KABUL – In a disturbing turn of events, Pakistani police stormed a hotel in Islamabad and detained Afghan refugees who had been assured sanctuary in Britain. The Independent has uncovered this alarming situation, shedding light on the plight of hundreds of Afghan families, many of whom had previously worked alongside the British army.
These families had been stranded in Islamabad for an extended period, as the UK ceased chartering flights for refugees last year and mandated that they secure their own accommodations in Britain before travel. Initially welcomed to Islamabad and accommodated in UK government-funded hotels, these refugees now found themselves trapped with expired visas, making them vulnerable to recent police actions.
This week, Pakistani authorities targeted these groups, leading to the arrest of several Afghan refugees. It was only through the intervention of the British High Commission (BHC) that these individuals were eventually released. However, those still aspiring to reach the UK remain fearful of a potential repeat incident, which could result in their deportation to Taliban-controlled Afghanistan.
The news of these arrests has sparked outrage among military leaders, Members of Parliament, and charitable organizations who accuse the UK government of neglecting those who had aided in the fight against the Taliban. General Sir John McColl, the former deputy supreme Nato commander for Europe, described the government’s response as indifferent, asserting that these Afghan allies had been pushed “out of sight and out of mind.”
John Healey, Labour’s shadow defense secretary, labeled the situation as “unacceptable” and criticized the delay that put these Afghans at risk of arrest by Pakistani authorities.
It is worth noting that Pakistani authorities have already deported thousands of Afghans, including individuals eligible for resettlement in the United States due to their previous work with the American government.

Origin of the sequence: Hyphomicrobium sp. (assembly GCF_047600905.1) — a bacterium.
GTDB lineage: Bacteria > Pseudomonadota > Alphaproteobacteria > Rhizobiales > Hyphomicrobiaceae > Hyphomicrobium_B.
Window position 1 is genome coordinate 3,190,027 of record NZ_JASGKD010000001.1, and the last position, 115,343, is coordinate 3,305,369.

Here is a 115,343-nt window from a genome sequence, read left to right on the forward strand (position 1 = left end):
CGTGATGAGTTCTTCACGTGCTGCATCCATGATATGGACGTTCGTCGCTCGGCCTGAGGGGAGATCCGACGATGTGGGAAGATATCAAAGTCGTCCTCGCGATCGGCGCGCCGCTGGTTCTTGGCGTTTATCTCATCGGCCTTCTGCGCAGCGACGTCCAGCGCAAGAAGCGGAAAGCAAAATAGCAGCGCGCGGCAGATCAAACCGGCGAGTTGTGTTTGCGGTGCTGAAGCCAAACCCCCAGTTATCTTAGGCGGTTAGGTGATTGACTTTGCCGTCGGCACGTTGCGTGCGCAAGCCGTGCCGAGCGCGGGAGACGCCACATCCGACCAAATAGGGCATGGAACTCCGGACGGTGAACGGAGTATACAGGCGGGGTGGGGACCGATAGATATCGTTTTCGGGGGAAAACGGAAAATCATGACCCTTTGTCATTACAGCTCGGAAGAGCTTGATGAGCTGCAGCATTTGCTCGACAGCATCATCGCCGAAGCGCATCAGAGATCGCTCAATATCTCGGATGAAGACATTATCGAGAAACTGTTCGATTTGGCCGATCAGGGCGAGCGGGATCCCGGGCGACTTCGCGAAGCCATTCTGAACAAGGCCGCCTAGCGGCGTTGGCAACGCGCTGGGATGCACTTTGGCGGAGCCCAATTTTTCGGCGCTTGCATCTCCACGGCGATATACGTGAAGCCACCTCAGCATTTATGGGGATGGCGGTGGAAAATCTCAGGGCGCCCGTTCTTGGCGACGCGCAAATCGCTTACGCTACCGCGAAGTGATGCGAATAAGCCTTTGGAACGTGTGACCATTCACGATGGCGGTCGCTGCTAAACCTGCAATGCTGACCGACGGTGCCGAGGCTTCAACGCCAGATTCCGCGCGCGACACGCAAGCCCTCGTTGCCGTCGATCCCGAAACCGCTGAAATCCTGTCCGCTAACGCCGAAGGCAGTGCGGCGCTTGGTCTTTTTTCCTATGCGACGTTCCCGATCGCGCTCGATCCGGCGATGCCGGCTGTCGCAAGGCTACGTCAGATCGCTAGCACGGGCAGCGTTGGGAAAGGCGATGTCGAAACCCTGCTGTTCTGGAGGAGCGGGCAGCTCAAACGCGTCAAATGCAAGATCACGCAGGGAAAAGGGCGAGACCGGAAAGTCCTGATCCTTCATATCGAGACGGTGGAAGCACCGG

In a shocking incident early on Tuesday morning, police entered one of the hotels housing UK-eligible Afghans, interrogating the families and demanding to inspect their documentation. Police arrested seven Afghans who did not possess valid visas, despite protests about their protected status under the UK government. The intervention of BHC officials eventually secured their release, with the Foreign Office actively engaging with the Pakistani government to address issues related to expired visas and undocumented eligible Afghans.
All Afghan families in question were granted permission to come to the UK under the Ministry of Defence’s Afghan Relocations and Assistance Policy Scheme (Arap) or the Home Office’s ACRS program. These individuals are currently under the care of the BHC, with their accommodation expenses covered by the UK government, amounting to over £17 million.
Although as of July there were more than 1,300 Afghans residing in these hotels, current figures remain undisclosed by the Ministry of Defence. This situation continues to evolve, with the fate of these vulnerable Afghan families hanging in the balance.
The Independent will closely monitor this developing story and provide updates as more information becomes available.